Rajan paced the apartment. The ugly, ugly apartment. Without Tavor’s magic, it sat in all its downtrodden glory, with scratched floors, barely-held-together cabinets, and a couch that would look more at home in a dump than this sorry place. If Ali had to spend Christmas here, she’d be even more depressed. Assuming they could convince her to leave her room, anyway.
Tavor looked up from the computer that Rajan was beginning to suspect was magically attached to him. Did he plan to give it back to Ali after next semester started? Or would he finally conjure a new one? “Are you still fussing over the holiday thing? What do you think you’re going to do without magic?”
“Well—” Rajan broke off, frustrated. Genies didn’t do things without magic. It was part of being a magical being. “Have you figured out what’s going on with our magic? My fire has never gone out of control.” He paused as Tavor looked up from the computer screen, one eyebrow raised. “Well, not without me meaning it to.” Out-of-control fire was his specialty, but he’d always meant for that fire to be out of control. “Anyway, why is this happening?” Tavor had had two whole days to think about it. Unless he’d just spent the time cruising through forums instead. That was what humans called using the internet, wasn’t it? Cruising?
Tavor hesitated, then shrugged, his eyes flicking back to the screen. “Don’t worry about it. It’ll pass in a few days, so just don’t use magic in the meantime.”
“A few days?!” Rajan glared up at Tavor. “You cold bastard.”
How could Ali’s feelings not matter to Tavor? It was because of them that Ali didn’t have her parents. The universal could at least take some responsibility for the role he’d played in that.
Turning back to Christmas, Rajan’s mind flashed to the holiday displays he’d seen in window after window in the past several decades, and he brightened. “Could you at least give us money? That would be simple magic, wouldn’t it?”
Tavor’s hands paused in typing as he looked up, his face disbelieving. “What do you want money for?”
“Decorations. Obviously.” Rajan’s gaze jumped to the window, noting the position of the sun. Was it early? Late? Time had little meaning when you didn’t sleep or age. It was easier to count time by masters than years, and easier to count by families served than centuries. The McMichael era, the Velasco era, etc. “I’ll need to leave now. Humans like to close the stores for the important holidays.”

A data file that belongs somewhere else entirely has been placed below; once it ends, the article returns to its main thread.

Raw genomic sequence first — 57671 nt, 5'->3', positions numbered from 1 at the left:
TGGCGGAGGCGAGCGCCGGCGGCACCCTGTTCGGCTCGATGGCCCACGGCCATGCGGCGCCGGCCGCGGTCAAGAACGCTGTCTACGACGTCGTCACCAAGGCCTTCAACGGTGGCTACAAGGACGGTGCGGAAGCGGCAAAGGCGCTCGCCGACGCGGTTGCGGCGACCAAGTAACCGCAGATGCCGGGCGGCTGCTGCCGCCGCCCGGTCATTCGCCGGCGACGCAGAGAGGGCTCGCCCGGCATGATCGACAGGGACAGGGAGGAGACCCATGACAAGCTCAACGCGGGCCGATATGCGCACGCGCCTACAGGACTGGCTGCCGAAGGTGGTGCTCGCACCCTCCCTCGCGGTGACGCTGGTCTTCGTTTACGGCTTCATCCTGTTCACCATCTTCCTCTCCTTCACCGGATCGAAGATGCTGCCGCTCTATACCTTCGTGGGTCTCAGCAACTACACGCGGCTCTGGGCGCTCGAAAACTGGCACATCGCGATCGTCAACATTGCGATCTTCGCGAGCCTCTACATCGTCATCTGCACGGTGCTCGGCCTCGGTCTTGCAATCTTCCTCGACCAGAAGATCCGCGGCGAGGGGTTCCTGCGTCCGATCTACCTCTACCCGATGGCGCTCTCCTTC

“Leave?” Tavor repeated, still not seeming to understand what Rajan was going for.
Rajan glared up at him as he summoned his human form, praying nothing went wrong. He felt his hair pull in as it shortened from the massive spikes, and his eyes burned, signaling they were changing color. He fought the urge to fidget as a shirt covered his torso, the unfamiliar sensation of material there irritating his skin.
“Yes, leave. I’m going to go buy decorations. Now. Can I have money or not?”
Illan smiled, his own appearance melting into a pale, white-blond human version of himself. “I see. If we cannot provide holiday cheer for Miss Ali, we will bring it from elsewhere. A laudable idea, Rajan.”
Rajan didn’t know what laudable meant, but he was glad Illan wanted to come too. Rajan wasn’t sure how to buy things from stores.
Garan stood, his eyes on Rajan. He’d been staring mournfully at a picture of a flower ever since Tavor had told him he was banned from growing any. “I’ll choose the best tree.”
Rajan narrowed his eyes, wanting to tell the plant genie he couldn’t come, but Garan’s hair was already turning black, his eyes darkening to brown. Rajan tilted his head at the green overalls that appeared on the genie. Was that dirt staining the knees? How had Flower Head managed that?
“Here.” Tavor, now floating closer to the ground, thrust a bundle of money at Rajan.
Hesitantly, Rajan took it. Flipping through the money to count how much there was seemed like the thing to do, except Rajan didn’t understand human money, other than that you gave it to people and then they gave you things you wanted. Instead, he made what he hoped was another “laudable” decision and handed the bundle to Illan—who immediately flipped through it.
Rajan gave a firm nod, then shot a glare at Flower Head. “Between the two of us, we can probably figure out something that’ll brighten the holiday for Girlie.”
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